Brake appeals for drivers to stay sober this Christmas

As the festive season starts to get underway, the road safety charity Brake is appealing to drivers to stay completely sober this Christmas.

Under its Not a drop, not a drag campaign, Brake is asking drivers to neither drink nor take drugs before driving as research shows that one in seven deaths on the road are caused while the vehicle user is under the influence.

Brake is asking the UK government to lower the limit for drink driving due to research showing that one drink can affect performance behind the wheel. In Europe, the drink drive limit is lower than that of the UK.

Additionally, Brake is calling for a law to be introduced against driving with drugs in the body, in order to make it easier for those who have taken drugs to be prosecuted and to encourage the use of drug-testing equipment at the roadside.

The campaign was launched at the same time at the yearly campaign on drink and drug driving enforcement from the Association of Chief Police Officers.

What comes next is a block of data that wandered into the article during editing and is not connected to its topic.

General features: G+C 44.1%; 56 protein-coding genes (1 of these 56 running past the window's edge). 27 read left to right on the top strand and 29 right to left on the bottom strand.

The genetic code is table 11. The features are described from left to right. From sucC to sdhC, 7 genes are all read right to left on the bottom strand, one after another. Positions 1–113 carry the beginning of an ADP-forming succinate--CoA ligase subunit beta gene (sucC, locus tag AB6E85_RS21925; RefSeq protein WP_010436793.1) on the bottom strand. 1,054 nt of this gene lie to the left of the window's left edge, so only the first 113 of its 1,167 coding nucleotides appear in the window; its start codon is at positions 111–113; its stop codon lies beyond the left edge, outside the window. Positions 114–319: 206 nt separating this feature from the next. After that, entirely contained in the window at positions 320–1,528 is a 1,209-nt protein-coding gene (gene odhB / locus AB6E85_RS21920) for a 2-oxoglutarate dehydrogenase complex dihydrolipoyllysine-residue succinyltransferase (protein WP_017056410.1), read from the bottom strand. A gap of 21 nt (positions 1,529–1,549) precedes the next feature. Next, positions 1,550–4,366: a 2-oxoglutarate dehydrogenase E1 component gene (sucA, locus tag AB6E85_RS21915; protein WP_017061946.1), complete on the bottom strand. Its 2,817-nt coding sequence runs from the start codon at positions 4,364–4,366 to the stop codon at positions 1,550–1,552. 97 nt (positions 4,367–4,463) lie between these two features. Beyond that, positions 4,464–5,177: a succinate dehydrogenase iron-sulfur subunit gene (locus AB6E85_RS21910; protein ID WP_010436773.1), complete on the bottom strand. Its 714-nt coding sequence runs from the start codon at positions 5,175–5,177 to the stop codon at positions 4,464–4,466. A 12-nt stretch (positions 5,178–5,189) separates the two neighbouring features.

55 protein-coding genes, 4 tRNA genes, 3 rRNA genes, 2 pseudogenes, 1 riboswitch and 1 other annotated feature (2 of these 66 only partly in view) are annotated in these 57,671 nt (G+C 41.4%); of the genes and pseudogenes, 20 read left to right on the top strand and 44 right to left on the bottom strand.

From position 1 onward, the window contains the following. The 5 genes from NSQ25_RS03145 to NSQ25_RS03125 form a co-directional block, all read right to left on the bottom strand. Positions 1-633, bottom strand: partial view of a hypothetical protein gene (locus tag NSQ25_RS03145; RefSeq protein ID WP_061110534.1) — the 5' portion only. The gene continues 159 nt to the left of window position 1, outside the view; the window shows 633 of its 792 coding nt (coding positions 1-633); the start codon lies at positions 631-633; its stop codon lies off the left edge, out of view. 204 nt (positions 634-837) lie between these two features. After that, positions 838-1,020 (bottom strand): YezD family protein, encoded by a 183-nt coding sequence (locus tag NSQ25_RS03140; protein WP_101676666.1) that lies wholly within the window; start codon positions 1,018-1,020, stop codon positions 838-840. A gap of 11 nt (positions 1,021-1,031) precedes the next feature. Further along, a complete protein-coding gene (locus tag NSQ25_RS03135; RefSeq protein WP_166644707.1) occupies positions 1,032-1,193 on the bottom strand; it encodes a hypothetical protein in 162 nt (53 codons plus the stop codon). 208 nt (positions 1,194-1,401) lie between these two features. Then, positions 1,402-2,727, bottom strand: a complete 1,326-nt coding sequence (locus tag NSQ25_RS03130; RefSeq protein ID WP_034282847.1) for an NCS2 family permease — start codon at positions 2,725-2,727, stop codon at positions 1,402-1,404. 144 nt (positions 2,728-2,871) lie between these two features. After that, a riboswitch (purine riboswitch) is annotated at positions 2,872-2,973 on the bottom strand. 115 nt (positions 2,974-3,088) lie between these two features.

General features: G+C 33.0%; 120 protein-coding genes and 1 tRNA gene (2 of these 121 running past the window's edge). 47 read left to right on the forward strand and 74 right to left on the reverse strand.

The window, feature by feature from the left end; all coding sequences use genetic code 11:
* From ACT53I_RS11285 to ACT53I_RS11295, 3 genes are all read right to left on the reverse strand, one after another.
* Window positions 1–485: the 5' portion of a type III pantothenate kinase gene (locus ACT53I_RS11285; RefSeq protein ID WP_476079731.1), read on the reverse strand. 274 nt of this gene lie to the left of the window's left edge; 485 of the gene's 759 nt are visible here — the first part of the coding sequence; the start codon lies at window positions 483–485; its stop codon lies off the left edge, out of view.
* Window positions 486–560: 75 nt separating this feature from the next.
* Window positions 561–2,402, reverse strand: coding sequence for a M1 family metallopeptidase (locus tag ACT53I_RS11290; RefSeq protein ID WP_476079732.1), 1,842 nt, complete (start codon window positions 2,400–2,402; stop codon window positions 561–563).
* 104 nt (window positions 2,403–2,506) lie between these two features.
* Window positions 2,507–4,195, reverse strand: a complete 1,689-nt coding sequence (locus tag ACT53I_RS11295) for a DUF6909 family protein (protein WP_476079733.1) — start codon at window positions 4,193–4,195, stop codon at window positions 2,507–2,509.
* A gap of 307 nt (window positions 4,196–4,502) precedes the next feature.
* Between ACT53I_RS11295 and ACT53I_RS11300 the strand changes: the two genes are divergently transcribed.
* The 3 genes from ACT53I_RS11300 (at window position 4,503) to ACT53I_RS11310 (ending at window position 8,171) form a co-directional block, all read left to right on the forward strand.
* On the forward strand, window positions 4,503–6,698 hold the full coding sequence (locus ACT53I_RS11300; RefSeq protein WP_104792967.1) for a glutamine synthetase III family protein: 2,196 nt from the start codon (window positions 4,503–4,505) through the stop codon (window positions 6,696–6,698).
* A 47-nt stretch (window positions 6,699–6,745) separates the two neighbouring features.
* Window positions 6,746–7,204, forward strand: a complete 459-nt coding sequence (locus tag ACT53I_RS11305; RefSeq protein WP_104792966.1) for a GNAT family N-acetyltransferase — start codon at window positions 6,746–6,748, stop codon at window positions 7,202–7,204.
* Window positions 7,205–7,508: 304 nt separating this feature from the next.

Deputy chief executive of Brake Julie Townsend said: "Drink and drug driving deaths and injuries are cruel and needless, ending and ruining lives and leaving behind traumatised families to pick up the pieces. If you're driving home from celebrations this festive season, especially if you're a designated driver, it's vital you take your responsibility for people's safety seriously. It's a proven fact that even small amounts of alcohol or drugs inflate your risk of crashing."

The legal limit for alcohol in the UK is 80 milligrammes of alcohol per 100 millilitres of blood. If you are being breathalysed, it is 35 milligrammes of alcohol per 100 millilitres of breath. Otherwise, it is 107 milligrammes per 100 millilitres of urine.

How this measures up varies from person to person and is changeable depending on weight, metabolism, stress levels at the time, how recently the individual has eaten, age and gender. Where the latter two points are concerned, it is known that younger people and women tend to process alcohol more slowly.

 
  • On: 17 December 2013
  • By: CarShop

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